Only One Russian Industry Has Escaped Sanctions
The U.S. and the EU have already launched their most powerful nonlethal attacks at Russia. Unforgiving sanctions have crippled the economy, no matter what Moscow’s propaganda machine claims.
Iikka Korhonen, head of the Bank of Finland Institute for Emerging Economies (BOFIT), translated some startling reports directly from Rosstat, Russia’s federal statistics service.
A few of Russia’s most profitable exports are now inching toward triple-digit losses. The sanctions are clearly working as intended.
Whether or not these measures will slow Putin down is another story. He’s demonstrated a terrifying readiness to let the country burn while the military marches onward.
More and more foreign business is fleeing the country. Most of Europe is working on breaking its addiction to Russia’s oil and gas, forcing state-controlled Gazprom to offload its supply in Asia and Africa.
The G-7 is even considering forming its own cartel to limit purchases of Russian energy forever. At this point, every political option has been exhausted. Every corner of the economy has been sanctioned except one.
As it turns out, this particular sector of the economy has been deemed too important to warrant any harm. Biden and the leaders of the EU have all quietly omitted it from their laundry list of punishments.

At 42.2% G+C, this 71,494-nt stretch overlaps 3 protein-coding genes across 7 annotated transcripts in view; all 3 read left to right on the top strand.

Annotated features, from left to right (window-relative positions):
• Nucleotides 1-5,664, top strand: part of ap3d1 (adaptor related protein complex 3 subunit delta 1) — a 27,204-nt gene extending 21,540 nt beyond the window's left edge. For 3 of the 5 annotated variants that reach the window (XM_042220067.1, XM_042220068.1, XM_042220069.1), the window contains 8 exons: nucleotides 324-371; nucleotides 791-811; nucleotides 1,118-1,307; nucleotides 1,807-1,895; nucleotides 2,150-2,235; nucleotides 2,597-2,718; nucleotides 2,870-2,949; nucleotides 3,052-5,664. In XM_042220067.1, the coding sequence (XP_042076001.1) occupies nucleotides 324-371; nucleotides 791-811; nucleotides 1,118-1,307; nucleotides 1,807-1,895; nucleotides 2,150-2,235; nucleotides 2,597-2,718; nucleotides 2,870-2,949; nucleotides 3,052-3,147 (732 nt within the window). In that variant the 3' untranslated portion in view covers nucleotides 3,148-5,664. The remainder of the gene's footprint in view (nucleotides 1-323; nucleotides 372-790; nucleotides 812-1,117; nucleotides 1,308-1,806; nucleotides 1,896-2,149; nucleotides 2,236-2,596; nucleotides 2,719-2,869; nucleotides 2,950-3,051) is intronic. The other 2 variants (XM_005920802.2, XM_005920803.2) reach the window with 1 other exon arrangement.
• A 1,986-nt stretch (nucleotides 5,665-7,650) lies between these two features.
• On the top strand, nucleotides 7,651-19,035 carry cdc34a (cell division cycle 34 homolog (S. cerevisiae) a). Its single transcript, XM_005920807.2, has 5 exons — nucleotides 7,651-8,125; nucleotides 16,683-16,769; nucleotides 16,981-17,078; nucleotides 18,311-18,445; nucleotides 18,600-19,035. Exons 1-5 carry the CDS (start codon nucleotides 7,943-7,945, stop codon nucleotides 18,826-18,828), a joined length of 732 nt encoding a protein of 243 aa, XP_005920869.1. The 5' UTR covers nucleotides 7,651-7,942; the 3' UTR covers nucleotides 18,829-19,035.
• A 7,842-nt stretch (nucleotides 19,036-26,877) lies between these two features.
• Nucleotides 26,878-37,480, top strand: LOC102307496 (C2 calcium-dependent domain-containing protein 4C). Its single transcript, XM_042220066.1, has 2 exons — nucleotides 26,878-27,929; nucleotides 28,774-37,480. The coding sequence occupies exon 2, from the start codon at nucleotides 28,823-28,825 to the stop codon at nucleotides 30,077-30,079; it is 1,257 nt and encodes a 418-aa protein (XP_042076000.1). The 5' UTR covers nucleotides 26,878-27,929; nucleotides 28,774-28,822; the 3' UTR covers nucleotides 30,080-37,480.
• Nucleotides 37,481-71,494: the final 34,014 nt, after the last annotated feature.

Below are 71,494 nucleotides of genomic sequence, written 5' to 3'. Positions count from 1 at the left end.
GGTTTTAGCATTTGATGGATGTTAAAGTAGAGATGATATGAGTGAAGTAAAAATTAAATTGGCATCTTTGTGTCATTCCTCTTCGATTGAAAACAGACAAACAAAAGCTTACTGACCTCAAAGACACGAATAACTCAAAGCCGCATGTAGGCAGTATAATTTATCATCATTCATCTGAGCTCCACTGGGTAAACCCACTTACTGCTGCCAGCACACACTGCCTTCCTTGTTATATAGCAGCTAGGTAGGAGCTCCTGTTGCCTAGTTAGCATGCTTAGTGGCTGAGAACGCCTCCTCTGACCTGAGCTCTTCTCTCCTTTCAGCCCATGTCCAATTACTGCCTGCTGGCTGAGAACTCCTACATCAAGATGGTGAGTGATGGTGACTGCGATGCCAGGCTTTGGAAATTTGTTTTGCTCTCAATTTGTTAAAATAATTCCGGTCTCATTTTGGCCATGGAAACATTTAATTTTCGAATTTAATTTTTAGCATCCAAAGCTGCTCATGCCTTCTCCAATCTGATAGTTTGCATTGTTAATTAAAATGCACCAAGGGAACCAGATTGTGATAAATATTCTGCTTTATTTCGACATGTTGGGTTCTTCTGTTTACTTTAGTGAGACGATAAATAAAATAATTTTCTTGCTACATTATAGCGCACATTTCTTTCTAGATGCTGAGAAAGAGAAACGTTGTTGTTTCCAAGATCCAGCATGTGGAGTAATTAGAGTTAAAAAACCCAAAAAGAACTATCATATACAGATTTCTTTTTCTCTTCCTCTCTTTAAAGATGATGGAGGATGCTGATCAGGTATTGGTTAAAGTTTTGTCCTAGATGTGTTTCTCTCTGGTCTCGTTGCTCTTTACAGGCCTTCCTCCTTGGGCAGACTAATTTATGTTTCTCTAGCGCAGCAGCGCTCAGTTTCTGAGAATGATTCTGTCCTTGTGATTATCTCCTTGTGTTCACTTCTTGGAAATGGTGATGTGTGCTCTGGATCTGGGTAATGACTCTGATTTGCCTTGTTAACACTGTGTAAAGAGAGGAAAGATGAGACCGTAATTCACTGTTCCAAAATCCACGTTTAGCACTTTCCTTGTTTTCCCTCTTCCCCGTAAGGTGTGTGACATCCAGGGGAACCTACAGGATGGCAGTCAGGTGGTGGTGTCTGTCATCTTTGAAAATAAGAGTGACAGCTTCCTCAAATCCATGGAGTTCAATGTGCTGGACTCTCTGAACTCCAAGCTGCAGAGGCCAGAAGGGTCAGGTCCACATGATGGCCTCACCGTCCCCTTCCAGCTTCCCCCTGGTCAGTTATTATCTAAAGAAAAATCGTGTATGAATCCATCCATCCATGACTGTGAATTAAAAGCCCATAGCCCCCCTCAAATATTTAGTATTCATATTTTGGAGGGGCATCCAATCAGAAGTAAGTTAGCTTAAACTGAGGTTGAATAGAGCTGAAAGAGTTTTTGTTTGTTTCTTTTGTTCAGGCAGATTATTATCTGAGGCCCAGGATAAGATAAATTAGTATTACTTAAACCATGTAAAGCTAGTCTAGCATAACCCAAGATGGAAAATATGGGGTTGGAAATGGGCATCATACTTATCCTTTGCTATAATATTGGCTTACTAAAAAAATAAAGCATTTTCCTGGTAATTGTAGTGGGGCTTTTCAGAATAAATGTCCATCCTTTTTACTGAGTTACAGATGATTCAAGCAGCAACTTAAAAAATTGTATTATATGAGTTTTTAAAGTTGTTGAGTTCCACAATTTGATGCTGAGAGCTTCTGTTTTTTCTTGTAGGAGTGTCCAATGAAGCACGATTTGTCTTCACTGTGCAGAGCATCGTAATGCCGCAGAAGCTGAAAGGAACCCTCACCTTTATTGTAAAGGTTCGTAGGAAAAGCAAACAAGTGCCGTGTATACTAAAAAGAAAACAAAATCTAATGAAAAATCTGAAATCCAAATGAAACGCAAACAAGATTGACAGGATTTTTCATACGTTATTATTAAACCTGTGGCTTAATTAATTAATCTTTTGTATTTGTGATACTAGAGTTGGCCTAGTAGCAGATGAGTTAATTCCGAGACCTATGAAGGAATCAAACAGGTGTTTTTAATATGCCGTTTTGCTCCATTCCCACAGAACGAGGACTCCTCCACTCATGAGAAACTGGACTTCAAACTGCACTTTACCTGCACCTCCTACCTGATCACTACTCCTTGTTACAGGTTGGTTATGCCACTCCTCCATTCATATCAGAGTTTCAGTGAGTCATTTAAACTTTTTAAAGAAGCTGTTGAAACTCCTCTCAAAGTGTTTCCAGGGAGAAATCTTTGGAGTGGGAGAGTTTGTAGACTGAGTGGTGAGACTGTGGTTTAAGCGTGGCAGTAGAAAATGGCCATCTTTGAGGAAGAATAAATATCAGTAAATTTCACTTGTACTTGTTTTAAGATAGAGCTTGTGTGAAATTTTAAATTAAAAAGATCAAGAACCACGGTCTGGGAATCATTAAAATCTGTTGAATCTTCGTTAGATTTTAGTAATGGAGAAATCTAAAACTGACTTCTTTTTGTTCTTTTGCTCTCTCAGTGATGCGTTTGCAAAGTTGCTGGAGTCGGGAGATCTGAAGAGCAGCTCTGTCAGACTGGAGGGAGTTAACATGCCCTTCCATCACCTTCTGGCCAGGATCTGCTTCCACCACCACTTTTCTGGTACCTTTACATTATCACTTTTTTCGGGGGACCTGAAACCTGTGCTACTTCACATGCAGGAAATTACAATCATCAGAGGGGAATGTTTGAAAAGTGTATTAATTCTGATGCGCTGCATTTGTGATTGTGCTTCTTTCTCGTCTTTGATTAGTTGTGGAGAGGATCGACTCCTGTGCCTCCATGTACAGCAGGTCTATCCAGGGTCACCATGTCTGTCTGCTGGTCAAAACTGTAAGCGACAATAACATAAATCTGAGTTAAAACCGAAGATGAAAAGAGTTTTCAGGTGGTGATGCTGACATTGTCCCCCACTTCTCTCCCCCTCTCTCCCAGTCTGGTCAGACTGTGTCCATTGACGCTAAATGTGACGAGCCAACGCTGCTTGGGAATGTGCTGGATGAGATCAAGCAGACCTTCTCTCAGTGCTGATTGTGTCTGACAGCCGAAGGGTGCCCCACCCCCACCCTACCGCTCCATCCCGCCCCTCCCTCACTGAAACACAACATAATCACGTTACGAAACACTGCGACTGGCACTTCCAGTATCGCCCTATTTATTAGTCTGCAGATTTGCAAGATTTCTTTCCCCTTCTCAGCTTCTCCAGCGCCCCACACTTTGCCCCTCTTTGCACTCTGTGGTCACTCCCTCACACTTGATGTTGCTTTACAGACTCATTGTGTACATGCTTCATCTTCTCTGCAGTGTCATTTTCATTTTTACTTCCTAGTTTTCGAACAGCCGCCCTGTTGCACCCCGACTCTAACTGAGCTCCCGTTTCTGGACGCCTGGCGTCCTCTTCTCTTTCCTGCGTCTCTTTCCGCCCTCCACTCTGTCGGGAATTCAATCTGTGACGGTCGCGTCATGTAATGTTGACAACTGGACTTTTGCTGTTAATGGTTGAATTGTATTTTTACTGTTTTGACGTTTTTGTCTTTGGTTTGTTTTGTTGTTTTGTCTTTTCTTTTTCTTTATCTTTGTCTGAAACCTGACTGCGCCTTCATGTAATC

Rosatom, Russia’s state nuclear energy company, has so far been completely ignored by these angry lawmakers. The company is still working though a $130 billion backlog of projects around the world.
If anything, the success of the nuclear industry makes it a ripe target for sanctions. But given his current abysmal approval ratings, Biden wouldn’t dare — for more than a few reasons.
Biden Will Do Anything for This
To say that Russia is critical to the world’s nuclear industry is an understatement. In many ways, Russia is the nuclear industry.
Close to 40% of the world’s uranium enrichment infrastructure is controlled by the Kremlin. Dozens of plants rely solely on Russian fuel, while nearly all of the 440 active reactors went through Russia at some point in their supply chain.